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I'm relatively new as well, but I don't think you should be messing with your bridge and string settings until you check everything in your technique. Follow Fiddlerman's advice.
Also, do you have a decent violin to start with? Could be that a cheapo violin just won't make a good pizzicato sound.
I tried anchoring my plucking hand and pressing a bit harder and that seemed to help quite a bit.
Thank you all for the help. What triggered this issue was that I purchased a fingerboard guide the runs all the way up to the nut, under the strings. When I installed it the guide was flat and secure, but made a affect when played....made everything sound dull after the installation. Now I am just considering getting some fingerboard tape instead.
Then I was also practicing pizzicato and had almost the same kind of sound. But after anchoring my hand it does sound quite a bit better.
@aaarneson I have played a few songs with substantial pizz and I had some good instruction on how to make it sound fuller and less of a dull thud. I found if I pluck with more of the big fat pad of my finger, and totally avoid the tip (and nail) it seems to sound a bit richer. I also have more success if I anchor my right thumb on the corner of the fingerboard closest to the floor (or e string, if that makes sense). I think it definitely takes practice too, though. I have a teacher who made it sound so rich and full.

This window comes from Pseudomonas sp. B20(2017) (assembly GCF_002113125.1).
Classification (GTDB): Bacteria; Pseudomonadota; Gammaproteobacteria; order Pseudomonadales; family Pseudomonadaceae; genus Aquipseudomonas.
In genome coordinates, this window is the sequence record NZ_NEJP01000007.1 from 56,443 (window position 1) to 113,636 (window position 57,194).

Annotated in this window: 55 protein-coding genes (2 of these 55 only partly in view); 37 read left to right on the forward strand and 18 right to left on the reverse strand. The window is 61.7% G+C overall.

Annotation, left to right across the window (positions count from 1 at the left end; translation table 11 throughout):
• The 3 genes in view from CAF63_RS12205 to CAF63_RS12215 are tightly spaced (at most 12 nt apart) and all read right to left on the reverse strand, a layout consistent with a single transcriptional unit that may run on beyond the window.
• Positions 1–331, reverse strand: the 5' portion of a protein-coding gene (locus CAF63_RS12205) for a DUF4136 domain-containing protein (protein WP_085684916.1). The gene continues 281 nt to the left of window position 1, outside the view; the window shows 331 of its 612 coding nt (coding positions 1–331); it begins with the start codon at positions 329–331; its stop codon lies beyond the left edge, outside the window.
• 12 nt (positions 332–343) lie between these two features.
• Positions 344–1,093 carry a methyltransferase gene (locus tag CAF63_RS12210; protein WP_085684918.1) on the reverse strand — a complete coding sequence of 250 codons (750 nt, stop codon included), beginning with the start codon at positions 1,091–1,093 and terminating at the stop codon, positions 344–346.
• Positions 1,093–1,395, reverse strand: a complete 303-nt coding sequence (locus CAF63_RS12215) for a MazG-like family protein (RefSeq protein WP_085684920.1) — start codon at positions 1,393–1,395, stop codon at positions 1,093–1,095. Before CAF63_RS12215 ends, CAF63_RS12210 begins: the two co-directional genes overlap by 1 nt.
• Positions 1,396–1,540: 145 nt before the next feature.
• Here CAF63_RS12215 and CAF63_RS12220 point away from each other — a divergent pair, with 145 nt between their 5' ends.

When I first started, I used a few different types of fingerguides and had the same issue with it affecting the sound. If it's not perfectly flat against the fingerboard (has bubbles) then it can touch the string near the nut as the gap between the string and fingerboard becomes really narrow and causes a buzzing sound or a dull sound on the string. The fingerguide was definitely helpful but I would personally try to outgrow it as quickly as possible and start relying on your ear to tell if your finger is in the right spot.
For plucking; my teacher gave me some advice that was really helpful in my sound. When you pluck, use the fleshy pad of your finger as opposed to the tip or nail. Pluck smoothly and diagonally away from you as opposed to straight across. I had also been using to much of a downward force with my right finger (pressing into the fingerboard) which was causing the strings to sound too loud and disjointed.
Hopefully that helps! Good pizzicato is tough; I still work on it everyday.